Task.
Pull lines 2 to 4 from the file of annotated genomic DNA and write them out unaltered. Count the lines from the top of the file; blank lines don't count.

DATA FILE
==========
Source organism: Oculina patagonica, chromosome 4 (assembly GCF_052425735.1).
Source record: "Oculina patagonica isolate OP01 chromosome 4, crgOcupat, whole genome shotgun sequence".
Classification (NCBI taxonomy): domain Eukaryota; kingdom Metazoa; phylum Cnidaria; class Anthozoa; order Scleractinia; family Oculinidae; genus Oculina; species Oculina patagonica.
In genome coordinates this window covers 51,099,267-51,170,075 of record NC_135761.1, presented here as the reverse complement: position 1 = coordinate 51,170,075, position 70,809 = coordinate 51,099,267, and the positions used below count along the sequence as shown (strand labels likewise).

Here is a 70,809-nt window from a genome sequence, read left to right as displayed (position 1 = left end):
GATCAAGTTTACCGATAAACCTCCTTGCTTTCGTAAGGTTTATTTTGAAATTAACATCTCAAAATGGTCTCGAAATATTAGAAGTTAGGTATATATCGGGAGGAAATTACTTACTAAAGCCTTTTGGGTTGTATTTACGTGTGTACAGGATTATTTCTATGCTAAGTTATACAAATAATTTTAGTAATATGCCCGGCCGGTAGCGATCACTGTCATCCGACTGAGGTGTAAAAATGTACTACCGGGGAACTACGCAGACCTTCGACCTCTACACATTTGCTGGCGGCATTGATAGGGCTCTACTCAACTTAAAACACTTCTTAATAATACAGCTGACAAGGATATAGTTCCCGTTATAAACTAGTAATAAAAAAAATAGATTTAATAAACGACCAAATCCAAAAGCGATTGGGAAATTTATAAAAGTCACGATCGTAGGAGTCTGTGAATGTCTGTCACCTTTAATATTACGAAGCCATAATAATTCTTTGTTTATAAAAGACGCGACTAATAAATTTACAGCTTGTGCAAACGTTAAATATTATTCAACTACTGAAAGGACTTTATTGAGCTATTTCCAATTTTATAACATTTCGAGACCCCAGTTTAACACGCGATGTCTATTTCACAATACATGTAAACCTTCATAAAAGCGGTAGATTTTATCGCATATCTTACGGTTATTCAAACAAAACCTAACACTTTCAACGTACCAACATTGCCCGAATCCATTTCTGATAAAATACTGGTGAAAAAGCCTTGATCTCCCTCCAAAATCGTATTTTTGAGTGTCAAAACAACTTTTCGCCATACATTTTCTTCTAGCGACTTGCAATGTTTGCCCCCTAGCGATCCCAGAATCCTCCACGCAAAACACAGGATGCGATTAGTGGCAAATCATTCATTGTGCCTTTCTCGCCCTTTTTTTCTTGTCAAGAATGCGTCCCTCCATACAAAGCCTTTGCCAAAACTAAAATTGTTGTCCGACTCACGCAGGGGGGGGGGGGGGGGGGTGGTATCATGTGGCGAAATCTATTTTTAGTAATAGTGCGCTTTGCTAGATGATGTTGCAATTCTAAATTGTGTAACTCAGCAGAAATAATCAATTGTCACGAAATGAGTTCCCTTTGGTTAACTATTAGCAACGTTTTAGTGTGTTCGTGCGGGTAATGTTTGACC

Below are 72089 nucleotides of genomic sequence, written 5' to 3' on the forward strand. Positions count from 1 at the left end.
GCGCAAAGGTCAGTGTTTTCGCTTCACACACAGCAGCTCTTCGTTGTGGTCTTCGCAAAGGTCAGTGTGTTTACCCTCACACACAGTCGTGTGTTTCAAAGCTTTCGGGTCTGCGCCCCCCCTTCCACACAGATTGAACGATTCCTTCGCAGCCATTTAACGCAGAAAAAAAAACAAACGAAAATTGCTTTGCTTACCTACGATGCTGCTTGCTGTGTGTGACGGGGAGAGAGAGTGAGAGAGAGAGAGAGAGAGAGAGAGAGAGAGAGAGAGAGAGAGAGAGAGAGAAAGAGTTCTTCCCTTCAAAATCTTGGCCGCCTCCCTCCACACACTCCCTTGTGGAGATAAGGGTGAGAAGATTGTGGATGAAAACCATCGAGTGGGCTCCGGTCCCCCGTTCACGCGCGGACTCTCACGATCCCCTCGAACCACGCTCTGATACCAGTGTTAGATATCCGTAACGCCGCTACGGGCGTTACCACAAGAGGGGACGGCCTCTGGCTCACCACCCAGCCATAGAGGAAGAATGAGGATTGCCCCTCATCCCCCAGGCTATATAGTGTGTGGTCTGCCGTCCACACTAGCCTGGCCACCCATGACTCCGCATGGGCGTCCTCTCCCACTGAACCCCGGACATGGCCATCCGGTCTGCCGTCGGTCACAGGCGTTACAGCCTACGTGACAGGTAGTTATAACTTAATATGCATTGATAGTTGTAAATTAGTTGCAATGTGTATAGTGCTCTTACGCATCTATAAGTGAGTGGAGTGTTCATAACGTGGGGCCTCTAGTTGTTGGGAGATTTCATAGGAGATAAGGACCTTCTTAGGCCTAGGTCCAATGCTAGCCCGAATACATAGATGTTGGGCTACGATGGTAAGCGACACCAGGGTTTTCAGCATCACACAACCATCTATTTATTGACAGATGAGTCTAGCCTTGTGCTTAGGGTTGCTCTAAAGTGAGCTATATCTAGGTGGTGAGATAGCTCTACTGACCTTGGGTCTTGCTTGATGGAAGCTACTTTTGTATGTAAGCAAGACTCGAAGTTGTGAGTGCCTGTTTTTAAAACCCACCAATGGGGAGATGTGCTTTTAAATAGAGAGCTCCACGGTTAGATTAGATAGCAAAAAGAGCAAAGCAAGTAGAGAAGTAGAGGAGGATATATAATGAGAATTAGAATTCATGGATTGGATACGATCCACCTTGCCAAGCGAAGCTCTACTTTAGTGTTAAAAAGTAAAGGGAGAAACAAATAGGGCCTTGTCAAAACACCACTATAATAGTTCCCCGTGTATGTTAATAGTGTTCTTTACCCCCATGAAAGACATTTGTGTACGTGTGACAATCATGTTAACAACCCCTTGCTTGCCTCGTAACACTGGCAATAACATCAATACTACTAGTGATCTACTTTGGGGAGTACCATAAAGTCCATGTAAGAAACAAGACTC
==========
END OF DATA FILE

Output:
Source record: "Oculina patagonica isolate OP01 chromosome 4, crgOcupat, whole genome shotgun sequence".
Classification (NCBI taxonomy): domain Eukaryota; kingdom Metazoa; phylum Cnidaria; class Anthozoa; order Scleractinia; family Oculinidae; genus Oculina; species Oculina patagonica.
In genome coordinates this window covers 51,099,267-51,170,075 of record NC_135761.1, presented here as the reverse complement: position 1 = coordinate 51,170,075, position 70,809 = coordinate 51,099,267, and the positions used below count along the sequence as shown (strand labels likewise).